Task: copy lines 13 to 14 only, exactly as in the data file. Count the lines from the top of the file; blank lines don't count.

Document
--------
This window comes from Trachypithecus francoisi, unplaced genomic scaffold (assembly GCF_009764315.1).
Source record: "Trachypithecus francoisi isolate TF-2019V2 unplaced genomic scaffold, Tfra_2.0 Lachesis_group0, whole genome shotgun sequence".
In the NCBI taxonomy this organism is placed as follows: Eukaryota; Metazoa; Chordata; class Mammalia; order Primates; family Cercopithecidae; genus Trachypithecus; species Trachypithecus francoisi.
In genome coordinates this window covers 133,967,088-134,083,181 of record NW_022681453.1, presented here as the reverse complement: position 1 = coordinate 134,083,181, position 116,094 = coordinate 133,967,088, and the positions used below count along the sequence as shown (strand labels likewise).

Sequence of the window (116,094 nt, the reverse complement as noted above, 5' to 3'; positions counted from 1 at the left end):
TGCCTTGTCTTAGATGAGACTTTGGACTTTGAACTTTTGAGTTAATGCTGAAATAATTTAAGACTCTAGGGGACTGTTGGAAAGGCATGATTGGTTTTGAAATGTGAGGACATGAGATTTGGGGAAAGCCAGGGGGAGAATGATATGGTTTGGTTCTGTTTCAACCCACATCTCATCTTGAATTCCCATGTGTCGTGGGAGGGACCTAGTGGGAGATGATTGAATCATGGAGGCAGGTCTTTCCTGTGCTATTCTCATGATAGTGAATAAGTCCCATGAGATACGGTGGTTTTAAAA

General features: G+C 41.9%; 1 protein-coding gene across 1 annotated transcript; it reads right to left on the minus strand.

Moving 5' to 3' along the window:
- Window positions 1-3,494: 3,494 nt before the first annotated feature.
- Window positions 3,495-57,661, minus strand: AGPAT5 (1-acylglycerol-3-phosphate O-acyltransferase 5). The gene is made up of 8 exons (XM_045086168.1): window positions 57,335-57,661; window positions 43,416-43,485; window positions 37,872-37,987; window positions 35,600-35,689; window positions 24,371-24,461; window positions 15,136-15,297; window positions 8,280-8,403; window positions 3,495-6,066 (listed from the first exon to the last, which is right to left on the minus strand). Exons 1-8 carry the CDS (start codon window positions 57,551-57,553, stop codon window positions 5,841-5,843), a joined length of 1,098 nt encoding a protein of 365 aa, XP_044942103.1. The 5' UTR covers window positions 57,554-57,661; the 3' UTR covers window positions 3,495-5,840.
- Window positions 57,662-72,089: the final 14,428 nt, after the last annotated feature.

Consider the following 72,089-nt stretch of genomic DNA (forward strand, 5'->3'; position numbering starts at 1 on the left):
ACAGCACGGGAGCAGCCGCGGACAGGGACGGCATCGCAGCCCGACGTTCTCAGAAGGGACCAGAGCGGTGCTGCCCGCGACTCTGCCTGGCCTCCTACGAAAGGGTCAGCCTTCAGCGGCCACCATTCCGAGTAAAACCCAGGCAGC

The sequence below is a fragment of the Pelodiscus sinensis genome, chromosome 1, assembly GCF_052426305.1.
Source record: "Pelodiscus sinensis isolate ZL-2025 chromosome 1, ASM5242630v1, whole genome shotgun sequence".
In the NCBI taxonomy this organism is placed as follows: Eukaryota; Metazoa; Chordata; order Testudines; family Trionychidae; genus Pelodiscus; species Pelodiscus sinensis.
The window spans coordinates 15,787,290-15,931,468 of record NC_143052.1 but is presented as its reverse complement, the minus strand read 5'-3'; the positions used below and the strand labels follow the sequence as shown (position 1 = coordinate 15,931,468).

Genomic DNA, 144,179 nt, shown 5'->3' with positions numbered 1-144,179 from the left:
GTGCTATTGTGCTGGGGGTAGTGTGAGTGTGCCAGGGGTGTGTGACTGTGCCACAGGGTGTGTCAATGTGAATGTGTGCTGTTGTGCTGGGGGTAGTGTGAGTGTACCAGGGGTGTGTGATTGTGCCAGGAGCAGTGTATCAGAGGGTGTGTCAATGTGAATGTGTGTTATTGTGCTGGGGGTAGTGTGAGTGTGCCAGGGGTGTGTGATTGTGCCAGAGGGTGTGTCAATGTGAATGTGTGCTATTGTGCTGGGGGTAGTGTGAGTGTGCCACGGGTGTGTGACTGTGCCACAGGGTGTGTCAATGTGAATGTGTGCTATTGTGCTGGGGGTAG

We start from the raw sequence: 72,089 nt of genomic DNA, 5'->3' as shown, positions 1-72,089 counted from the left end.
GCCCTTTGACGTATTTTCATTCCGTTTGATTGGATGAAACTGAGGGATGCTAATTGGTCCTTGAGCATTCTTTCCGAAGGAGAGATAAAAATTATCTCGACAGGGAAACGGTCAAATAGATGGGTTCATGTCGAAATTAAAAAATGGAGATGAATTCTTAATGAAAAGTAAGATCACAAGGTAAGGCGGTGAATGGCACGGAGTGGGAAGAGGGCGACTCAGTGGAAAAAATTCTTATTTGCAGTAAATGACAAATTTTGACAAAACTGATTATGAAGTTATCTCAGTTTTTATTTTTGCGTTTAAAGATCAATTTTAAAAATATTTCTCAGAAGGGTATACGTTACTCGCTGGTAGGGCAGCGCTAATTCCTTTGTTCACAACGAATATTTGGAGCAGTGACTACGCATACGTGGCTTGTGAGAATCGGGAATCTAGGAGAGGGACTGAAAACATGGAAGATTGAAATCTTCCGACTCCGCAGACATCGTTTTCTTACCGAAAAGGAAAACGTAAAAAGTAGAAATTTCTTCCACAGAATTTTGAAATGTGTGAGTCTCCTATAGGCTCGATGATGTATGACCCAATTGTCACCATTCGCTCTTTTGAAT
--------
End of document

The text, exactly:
ACAGCACGGGAGCAGCCGCGGACAGGGACGGCATCGCAGCCCGACGTTCTCAGAAGGGACCAGAGCGGTGCTGCCCGCGACTCTGCCTGGCCTCCTACGAAAGGGTCAGCCTTCAGCGGCCACCATTCCGAGTAAAACCCAGGCAGC

The sequence below is a fragment of the Pelodiscus sinensis genome, chromosome 1, assembly GCF_052426305.1.